Taiwanese in Norway lose name change lawsuit

Berlin,  A group of Taiwanese residing in Norway lost a lawsuit filed last year against the Norwegian government, accusing it of improperly changing their designated nationality from Taiwan to China in their residency permits.

A decision handed down by a district court in Oslo on April 28 and obtained by CNA said the Norwegian government abides by the one China policy and so does not diplomatically recognize Taiwan.

The ruling added that a move by the authorities to change the nationality of Taiwanese residing in the country from Taiwan to China was in line with the government’s one China policy so the lawsuit brought by these Taiwanese plaintiffs was without merit.

The lawsuit was filed by three Taiwan nationals residing in Norway on Aug. 29, 2019, naming the Norwegian Directorate of Immigration (UDI), the Immigration Appeals Board (UNE) and the Oslo Police District as defendants.

According to one of the three Taiwanese plaintiffs, who identified himself as Joseph, starting from 2010 the Norwegian authorities changed the nationality on their residency permits to China, prompting him to launch a movement to urge the Norwegian government to change the policy.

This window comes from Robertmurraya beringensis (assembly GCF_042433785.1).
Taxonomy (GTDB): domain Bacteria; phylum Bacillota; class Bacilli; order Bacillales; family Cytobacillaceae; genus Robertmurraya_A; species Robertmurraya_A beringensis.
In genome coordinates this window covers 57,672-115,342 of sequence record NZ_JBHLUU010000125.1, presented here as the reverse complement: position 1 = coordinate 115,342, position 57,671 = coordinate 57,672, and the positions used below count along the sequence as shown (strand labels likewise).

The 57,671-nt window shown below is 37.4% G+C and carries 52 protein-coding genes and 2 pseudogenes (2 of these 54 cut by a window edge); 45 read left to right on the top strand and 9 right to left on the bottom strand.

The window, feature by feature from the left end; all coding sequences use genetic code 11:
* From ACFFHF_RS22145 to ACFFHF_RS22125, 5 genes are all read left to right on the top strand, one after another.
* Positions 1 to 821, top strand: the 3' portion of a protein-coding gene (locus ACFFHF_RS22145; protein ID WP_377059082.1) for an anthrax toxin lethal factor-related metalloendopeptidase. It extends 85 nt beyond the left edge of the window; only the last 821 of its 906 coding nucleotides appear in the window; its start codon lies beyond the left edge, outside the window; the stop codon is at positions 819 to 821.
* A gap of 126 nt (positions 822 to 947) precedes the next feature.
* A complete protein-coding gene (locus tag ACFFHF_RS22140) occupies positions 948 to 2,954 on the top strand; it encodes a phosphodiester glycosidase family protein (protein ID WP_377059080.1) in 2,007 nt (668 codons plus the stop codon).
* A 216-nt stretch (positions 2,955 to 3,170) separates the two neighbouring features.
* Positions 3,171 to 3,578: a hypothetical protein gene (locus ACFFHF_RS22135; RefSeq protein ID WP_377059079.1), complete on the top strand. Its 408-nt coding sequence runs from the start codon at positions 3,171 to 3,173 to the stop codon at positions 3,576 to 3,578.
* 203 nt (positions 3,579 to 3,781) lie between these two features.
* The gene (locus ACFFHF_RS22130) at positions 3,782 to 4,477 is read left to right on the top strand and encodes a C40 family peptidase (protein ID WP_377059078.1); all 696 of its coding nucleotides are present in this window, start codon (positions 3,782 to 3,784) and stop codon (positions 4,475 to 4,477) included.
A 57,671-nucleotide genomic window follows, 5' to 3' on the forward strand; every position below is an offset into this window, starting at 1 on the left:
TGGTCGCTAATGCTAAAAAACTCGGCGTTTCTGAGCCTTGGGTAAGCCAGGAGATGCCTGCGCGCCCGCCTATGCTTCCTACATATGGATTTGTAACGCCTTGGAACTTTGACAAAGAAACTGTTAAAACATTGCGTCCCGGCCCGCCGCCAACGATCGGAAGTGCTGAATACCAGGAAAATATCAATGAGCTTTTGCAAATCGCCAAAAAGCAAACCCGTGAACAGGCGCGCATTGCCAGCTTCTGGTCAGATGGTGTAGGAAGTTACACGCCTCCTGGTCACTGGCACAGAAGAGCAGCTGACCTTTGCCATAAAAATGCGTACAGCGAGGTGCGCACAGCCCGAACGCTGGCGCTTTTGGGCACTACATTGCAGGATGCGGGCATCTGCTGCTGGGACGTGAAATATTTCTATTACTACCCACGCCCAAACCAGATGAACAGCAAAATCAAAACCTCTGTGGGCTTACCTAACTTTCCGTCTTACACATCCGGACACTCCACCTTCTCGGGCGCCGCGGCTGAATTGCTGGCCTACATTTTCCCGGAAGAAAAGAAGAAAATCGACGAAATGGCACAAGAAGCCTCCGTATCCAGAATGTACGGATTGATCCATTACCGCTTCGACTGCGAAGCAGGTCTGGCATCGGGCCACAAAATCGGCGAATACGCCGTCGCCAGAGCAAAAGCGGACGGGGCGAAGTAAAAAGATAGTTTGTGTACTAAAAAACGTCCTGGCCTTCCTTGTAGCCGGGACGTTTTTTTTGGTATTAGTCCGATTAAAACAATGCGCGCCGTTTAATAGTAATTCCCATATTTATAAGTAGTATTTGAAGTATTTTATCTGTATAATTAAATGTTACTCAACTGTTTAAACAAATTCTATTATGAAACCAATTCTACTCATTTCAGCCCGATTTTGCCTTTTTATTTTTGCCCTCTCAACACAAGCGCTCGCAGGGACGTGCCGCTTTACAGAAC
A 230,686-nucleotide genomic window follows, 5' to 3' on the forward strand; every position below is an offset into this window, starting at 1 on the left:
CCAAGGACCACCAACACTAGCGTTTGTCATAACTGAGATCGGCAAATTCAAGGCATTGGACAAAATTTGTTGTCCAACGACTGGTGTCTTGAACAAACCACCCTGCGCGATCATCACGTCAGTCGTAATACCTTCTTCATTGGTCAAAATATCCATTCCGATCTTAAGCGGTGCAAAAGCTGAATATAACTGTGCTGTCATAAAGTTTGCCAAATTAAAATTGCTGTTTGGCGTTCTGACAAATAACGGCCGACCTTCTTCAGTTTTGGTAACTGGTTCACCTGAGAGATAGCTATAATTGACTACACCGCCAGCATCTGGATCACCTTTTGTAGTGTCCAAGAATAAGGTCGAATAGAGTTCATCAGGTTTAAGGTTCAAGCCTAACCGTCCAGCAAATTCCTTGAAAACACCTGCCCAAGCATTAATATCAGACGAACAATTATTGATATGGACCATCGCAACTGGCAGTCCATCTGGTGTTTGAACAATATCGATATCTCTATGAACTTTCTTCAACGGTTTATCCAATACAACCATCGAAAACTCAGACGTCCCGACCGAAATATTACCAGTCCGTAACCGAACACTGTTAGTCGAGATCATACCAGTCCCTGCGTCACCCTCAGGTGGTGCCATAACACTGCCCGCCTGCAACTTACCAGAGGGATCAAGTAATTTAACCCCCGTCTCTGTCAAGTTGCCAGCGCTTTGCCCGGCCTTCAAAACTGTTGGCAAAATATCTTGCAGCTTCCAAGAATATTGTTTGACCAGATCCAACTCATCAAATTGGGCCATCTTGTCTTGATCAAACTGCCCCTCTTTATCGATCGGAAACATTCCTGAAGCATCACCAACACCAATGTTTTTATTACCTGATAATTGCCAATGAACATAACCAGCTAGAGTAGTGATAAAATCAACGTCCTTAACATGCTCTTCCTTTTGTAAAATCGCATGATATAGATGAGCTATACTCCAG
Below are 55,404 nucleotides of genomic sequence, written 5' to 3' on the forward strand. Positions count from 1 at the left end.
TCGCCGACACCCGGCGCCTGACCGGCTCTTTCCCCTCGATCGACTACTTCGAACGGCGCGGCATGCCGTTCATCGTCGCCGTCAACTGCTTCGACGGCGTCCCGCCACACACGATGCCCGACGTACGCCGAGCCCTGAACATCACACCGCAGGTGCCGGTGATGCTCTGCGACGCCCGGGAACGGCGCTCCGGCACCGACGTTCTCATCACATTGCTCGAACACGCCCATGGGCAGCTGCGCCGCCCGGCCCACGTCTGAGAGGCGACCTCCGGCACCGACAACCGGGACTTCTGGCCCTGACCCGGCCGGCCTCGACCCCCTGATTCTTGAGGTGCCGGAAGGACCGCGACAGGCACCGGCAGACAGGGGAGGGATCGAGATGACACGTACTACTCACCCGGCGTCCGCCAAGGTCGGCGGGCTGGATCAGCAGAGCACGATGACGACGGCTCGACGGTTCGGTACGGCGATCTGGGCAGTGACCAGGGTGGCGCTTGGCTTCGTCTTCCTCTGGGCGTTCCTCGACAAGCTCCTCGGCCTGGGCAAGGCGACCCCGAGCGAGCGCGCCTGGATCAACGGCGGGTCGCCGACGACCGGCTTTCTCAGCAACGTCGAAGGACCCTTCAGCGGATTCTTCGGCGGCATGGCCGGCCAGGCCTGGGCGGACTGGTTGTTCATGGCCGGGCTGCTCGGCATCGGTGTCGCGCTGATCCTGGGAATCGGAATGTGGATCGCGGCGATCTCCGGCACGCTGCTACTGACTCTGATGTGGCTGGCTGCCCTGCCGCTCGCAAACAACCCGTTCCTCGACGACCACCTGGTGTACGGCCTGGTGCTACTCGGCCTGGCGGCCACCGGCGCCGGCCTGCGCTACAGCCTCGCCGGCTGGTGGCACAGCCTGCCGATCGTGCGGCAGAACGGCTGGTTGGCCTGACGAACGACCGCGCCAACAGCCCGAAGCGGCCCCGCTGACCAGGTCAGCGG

Despite repeated protests against the name change, Joseph said, the Norwegian government failed to respond, which made many Taiwanese residents and students in the country angry, so they decided to file the lawsuit.

Joseph said although the ruling was widely expected, the plaintiffs have decided to appeal.

As the judge did not give the plaintiffs the chance to express themselves in court, their right to a fair trial was violated, the lawyer added.

The other two plaintiffs are a Taiwan national married to a Norwegian citizen and a Taiwanese post-doctoral candidate in the Northern European country.

Joseph has said if they lose the lawsuit, they will file an appeal all the way to the European Court of Human Rights to ensure the world hears the voice of the Taiwanese people.

Joseph initiated an online fundraising campaign in the second half of last year to raise funds for the legal action. To date, they have raised about NT$3.5 million (US$116,667), he said.

Source: Focus Taiwan News Channel

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